Sunday, 2 August 2009

PLP final reflection

The excitement of being involved in the PLP project was enormous for me at the start of the year. I had been blogging and connecting with other educators for 18 months and had established the OZ/NZ Educators network. The online meetings and the Bloggers Feasts were all part of developing a community of like minded educators who could talk freely about their exploration of Web 2.0. The opportunity to give a formal title to what I was doing and to allow some fellow staff who were starting to share the interest the chance to learn and develop a PLN was fantastic and so we started off with a team of five. The first session was like oxygen for me but for others it was confusing and perhaps overwhelming.
Within a week one overcommitted staff member had basically backed out and another was in danger of losing her contract position and so had to withdraw from the group and concentrate on her core teaching. So five had become three and our third member was only able to be involved at a minimal level due to a number of family issues. The remaining two came from one faculty area was good because we had a similar focus , but it was also a problem as we didn't have the spread we had in the original group.
Issue one- make sure the group is broadly based and fully committed to ensure a more successful result across the whole range of subject areas.Try and have at least five people in the team who want to be challenging themselves and who can speak to a number of faculties.

Pam and I blogged, discussed and planned a number of projects together and tried to include other staff in our activities with varying degrees of success. Marie-Josee started blogging in her classes and really moved into web 2.0 with enormous enthusiasm. We created wikis for our Year 11 classes on a number of texts, we used Inspiration for mind mapping and started discussion forums for our students.
As the year began we were in the middle of a $4 million refurbishment of the school which caused major disruption to all areas of the school and did not end until just before the mid year break. This in itself did not create a climate for learning new skills as teachers struggled to get a basic teaching space and to have available resources to teach as all of the school was affected and staff lost their teaching resources as they were boxed up to be moved around the school. Not a great environment to ask people to undertake more change when they are already struggling to cope.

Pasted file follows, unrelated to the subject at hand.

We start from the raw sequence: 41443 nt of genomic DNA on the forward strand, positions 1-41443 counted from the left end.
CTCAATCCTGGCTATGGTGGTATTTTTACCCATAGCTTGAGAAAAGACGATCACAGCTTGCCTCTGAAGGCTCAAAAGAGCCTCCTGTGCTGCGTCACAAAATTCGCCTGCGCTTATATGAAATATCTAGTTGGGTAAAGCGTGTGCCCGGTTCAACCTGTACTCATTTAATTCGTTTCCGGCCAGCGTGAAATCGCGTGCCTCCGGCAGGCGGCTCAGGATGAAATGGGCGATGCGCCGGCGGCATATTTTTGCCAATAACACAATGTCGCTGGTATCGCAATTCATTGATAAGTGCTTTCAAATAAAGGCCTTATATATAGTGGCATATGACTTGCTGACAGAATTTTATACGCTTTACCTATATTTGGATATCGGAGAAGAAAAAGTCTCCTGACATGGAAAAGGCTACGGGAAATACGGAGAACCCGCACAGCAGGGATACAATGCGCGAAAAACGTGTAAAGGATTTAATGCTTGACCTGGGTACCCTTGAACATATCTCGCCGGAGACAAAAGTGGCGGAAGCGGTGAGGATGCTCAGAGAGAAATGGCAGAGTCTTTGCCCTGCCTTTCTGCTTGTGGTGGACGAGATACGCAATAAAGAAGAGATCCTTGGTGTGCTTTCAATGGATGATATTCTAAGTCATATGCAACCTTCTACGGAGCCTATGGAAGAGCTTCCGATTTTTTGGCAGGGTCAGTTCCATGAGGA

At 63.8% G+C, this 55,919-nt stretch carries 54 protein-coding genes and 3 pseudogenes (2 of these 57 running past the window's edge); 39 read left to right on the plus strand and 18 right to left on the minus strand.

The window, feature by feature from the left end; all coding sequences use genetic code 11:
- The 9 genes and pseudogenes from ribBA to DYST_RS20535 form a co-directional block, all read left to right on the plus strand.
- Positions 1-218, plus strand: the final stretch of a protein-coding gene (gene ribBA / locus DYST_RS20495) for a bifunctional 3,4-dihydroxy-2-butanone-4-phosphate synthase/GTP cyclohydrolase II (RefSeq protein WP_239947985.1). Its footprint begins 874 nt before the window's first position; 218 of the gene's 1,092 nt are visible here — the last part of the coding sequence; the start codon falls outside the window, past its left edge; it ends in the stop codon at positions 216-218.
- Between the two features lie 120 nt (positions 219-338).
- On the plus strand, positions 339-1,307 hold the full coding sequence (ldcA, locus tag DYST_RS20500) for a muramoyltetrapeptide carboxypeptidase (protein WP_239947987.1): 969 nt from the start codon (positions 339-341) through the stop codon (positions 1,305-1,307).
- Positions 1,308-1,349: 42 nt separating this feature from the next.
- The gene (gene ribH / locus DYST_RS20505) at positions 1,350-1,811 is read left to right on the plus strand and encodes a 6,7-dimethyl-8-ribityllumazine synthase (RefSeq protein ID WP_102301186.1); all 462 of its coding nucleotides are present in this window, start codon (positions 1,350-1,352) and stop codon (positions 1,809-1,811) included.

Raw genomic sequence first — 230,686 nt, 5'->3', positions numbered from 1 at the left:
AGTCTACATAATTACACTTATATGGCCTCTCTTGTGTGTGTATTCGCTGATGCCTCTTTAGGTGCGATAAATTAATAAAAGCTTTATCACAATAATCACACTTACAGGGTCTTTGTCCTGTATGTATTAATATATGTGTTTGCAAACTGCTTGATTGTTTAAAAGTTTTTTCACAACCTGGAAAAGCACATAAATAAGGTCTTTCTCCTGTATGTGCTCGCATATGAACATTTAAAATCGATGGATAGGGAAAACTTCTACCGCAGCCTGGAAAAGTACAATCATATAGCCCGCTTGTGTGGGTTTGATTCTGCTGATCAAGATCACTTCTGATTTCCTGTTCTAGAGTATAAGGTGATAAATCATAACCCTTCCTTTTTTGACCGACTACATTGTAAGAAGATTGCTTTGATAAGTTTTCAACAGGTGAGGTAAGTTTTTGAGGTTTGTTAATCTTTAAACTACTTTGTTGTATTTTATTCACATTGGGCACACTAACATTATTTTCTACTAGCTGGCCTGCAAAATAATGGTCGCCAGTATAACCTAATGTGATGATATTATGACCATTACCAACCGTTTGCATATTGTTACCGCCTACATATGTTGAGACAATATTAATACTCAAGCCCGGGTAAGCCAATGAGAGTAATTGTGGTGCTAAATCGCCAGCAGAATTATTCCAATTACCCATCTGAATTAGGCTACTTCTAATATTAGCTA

As well as the physical environment being radically changed, the school has had a major upgrade of the school computer network and this has had a number of problems which made many staff very disheartened and cynical about what they could possibly do with computers in classes. Despite a climate of more funding by the Federal Government for funding of better ICT access for all students, we are still yet to see any effect of this money in the school. Many teaching areas have been left with poor or no access or very outdated computers as we wait for the new machines to arrive and as this is taking so long staff morale is extremely low and this affected our ability to create a sense of enthusiasm among teachers. Thses issues are still current.
Issue 2 Be realistic about how much change is possible in the life of a school.

Raising the profile of the project was difficult in the huge number of other changes happening in the school at the moment. VIT registration changes, the current agreement which changes peoples ability to attend ISE the need for accreitation and curriculum changes have made it difficult for us to get meeting time in the formal compulsory sessions- so we ran our own Sandpit sessions on a non meeting day and worked that way - usually with a small group. As the time for us to report came near we finally were allowed a session with the whole staff and we presented the ning to those who attended and some videos to start discussion. We filmed this session and have plans to keep getting people to see it as a real and active resource centre for their own use.
Issue 3 Patience, Patience Patience